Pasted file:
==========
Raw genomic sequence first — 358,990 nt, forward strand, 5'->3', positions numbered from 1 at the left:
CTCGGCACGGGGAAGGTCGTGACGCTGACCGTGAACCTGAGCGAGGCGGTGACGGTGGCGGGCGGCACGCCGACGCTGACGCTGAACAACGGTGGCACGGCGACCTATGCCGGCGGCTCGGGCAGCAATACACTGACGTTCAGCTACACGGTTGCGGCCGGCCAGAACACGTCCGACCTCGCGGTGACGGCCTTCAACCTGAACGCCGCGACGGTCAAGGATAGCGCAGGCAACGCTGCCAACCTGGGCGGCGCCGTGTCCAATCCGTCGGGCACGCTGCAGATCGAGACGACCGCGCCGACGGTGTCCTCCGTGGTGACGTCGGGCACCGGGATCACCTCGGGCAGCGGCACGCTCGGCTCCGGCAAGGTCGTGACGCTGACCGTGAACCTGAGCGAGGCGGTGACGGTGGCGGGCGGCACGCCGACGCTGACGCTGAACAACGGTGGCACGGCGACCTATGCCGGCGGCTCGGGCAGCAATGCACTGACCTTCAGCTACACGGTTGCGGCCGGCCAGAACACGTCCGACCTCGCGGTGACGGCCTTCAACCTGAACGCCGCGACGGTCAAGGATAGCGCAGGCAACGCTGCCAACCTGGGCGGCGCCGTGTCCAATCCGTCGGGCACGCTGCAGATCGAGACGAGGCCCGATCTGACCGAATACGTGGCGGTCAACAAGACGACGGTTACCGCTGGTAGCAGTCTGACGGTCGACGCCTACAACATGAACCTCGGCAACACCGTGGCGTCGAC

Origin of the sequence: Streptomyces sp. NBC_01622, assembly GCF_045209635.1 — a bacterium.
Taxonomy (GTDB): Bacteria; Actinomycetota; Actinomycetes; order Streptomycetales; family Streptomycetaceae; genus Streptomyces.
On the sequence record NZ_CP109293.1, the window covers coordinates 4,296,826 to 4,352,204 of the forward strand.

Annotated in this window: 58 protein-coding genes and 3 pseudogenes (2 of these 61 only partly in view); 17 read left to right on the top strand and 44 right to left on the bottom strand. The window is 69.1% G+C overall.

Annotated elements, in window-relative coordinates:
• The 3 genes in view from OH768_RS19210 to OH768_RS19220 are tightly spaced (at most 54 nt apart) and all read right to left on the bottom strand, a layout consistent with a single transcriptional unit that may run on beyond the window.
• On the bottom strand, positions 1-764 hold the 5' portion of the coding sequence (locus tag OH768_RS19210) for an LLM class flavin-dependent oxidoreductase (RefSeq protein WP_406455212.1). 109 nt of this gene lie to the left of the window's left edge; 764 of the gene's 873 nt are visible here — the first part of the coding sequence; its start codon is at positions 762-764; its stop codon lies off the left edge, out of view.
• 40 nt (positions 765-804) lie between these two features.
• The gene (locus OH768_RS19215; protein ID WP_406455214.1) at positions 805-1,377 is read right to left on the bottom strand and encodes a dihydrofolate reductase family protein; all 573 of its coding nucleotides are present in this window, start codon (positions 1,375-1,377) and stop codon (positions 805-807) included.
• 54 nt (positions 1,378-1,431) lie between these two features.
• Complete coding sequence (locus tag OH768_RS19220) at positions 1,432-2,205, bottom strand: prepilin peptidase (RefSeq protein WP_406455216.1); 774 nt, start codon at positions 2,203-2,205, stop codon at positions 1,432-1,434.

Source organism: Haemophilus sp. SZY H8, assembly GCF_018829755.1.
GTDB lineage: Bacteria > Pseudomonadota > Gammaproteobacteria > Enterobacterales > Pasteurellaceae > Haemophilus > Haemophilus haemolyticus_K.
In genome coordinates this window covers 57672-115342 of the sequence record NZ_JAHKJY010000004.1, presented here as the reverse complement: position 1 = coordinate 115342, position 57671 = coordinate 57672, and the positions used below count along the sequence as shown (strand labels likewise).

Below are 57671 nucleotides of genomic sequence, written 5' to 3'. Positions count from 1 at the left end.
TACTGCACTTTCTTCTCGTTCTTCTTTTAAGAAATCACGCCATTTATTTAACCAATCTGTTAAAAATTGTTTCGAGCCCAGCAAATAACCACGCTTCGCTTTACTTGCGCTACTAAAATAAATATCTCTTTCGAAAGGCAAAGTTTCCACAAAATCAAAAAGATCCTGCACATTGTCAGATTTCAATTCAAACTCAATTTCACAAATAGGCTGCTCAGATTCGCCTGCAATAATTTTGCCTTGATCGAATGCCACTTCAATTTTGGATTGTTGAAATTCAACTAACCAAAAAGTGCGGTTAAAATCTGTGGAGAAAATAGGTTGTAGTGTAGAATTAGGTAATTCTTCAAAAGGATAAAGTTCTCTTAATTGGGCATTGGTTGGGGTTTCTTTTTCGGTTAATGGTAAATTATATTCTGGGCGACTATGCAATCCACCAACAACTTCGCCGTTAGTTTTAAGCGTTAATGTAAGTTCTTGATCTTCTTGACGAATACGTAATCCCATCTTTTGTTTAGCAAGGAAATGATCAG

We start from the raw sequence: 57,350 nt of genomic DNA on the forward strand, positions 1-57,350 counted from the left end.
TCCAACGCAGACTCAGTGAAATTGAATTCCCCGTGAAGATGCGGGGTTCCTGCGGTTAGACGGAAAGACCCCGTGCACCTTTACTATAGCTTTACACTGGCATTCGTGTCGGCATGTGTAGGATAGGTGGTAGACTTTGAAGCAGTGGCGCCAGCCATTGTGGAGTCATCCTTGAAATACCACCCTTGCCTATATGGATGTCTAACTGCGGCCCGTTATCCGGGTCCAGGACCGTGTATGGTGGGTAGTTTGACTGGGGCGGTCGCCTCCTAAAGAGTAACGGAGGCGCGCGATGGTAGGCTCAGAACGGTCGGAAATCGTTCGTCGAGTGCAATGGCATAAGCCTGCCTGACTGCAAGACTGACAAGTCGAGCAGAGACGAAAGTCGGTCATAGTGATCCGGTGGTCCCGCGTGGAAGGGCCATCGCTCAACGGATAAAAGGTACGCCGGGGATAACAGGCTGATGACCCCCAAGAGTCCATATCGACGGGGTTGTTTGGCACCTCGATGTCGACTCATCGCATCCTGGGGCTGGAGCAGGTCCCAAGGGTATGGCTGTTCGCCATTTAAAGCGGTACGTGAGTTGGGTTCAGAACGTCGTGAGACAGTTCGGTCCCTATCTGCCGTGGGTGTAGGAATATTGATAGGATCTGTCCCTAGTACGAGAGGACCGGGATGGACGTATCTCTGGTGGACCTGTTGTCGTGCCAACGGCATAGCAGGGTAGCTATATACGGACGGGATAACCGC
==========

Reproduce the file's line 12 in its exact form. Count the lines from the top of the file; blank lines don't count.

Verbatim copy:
• 54 nt (positions 1,378-1,431) lie between these two features.